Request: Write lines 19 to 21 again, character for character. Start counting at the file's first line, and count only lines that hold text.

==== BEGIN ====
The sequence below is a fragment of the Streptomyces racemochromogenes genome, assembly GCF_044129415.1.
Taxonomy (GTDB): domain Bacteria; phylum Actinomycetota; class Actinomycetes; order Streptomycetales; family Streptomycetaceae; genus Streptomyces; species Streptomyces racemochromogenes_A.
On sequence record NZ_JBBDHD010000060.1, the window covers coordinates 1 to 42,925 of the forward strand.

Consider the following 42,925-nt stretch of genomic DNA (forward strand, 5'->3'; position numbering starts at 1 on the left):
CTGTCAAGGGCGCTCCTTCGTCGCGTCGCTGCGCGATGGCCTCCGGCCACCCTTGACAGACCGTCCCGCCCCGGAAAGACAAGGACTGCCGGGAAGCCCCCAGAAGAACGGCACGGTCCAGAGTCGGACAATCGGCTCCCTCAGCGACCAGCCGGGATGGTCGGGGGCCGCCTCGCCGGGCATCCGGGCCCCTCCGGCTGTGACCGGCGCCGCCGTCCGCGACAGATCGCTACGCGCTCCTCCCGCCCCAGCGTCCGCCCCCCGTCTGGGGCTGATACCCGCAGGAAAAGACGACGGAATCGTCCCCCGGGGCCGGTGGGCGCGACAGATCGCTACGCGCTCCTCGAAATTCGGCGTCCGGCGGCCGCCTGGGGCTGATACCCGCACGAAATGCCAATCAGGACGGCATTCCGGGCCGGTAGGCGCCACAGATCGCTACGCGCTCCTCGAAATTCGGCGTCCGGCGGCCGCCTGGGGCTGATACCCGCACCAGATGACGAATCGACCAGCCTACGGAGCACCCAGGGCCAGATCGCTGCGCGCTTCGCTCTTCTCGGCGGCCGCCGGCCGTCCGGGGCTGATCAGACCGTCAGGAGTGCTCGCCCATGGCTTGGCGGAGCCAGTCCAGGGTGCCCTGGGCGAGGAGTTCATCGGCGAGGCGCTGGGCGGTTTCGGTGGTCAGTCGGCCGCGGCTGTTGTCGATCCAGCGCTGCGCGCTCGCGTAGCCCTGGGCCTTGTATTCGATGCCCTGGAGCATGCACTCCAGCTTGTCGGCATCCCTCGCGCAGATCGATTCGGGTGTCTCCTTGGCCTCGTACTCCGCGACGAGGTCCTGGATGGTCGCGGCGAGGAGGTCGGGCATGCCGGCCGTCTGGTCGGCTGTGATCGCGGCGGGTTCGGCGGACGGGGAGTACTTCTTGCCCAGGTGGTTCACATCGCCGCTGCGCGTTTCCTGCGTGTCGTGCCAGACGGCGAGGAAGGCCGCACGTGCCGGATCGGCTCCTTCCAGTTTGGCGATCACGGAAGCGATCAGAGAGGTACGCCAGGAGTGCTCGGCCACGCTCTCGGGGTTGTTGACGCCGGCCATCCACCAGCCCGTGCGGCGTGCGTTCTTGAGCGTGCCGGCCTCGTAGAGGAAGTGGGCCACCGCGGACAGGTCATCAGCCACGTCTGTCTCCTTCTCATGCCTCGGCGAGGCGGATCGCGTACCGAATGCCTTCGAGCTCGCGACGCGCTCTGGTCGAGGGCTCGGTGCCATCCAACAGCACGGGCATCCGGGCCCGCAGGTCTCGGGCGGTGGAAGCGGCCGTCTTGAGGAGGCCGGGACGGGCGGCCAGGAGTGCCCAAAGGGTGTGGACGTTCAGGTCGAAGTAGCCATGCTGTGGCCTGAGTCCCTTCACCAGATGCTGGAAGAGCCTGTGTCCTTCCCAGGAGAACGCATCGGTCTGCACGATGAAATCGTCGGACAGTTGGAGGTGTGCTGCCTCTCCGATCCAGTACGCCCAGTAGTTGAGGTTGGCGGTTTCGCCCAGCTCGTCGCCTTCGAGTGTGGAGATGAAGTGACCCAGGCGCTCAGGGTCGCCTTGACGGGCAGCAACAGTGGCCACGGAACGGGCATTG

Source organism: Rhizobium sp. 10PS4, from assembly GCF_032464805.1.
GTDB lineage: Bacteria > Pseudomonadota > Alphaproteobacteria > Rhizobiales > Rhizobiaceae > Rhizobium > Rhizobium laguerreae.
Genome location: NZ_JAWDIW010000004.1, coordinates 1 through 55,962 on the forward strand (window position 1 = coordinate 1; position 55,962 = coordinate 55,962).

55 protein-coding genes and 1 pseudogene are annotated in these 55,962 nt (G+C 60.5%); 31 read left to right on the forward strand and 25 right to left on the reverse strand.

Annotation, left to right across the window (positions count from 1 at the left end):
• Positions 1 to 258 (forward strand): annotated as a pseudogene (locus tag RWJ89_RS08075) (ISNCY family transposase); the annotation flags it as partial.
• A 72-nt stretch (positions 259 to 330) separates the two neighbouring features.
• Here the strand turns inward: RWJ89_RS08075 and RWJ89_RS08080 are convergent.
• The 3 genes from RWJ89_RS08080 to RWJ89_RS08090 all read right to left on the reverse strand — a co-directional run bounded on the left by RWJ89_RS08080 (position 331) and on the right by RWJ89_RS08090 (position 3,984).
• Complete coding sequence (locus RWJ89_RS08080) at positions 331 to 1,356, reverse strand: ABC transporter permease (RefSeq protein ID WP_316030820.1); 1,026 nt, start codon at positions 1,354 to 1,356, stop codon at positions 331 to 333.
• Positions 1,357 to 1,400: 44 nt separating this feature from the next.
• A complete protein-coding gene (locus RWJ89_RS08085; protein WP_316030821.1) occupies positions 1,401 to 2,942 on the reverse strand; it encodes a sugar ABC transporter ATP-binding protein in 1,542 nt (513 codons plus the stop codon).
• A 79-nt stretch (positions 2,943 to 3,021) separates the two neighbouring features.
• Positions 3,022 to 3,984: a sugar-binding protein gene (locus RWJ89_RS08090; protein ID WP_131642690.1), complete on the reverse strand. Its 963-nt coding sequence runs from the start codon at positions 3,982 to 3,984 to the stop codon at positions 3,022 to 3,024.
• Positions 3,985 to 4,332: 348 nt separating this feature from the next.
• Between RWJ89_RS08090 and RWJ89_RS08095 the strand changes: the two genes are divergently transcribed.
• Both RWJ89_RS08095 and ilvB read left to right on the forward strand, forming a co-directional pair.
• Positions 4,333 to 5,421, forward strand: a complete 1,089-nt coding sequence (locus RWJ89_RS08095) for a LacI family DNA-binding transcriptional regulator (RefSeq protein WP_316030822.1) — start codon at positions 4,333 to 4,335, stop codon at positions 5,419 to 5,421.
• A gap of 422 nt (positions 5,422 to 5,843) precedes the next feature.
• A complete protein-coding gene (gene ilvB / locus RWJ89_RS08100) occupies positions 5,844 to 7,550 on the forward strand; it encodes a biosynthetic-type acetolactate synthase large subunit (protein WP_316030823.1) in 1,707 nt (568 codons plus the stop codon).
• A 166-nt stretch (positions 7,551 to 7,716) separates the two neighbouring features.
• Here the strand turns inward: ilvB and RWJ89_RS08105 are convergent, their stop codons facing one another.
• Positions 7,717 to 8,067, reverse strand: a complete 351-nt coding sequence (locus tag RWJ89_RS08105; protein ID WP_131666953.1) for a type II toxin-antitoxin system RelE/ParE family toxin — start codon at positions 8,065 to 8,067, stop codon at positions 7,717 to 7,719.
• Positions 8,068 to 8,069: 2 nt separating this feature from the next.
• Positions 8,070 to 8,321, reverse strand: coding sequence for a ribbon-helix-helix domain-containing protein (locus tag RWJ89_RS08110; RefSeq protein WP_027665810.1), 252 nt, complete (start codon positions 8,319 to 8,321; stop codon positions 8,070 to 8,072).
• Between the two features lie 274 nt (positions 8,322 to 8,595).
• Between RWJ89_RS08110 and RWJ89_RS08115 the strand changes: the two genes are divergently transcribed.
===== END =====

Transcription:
• Positions 3,022 to 3,984: a sugar-binding protein gene (locus RWJ89_RS08090; protein ID WP_131642690.1), complete on the reverse strand. Its 963-nt coding sequence runs from the start codon at positions 3,982 to 3,984 to the stop codon at positions 3,022 to 3,024.
• Positions 3,985 to 4,332: 348 nt separating this feature from the next.
• Between RWJ89_RS08090 and RWJ89_RS08095 the strand changes: the two genes are divergently transcribed.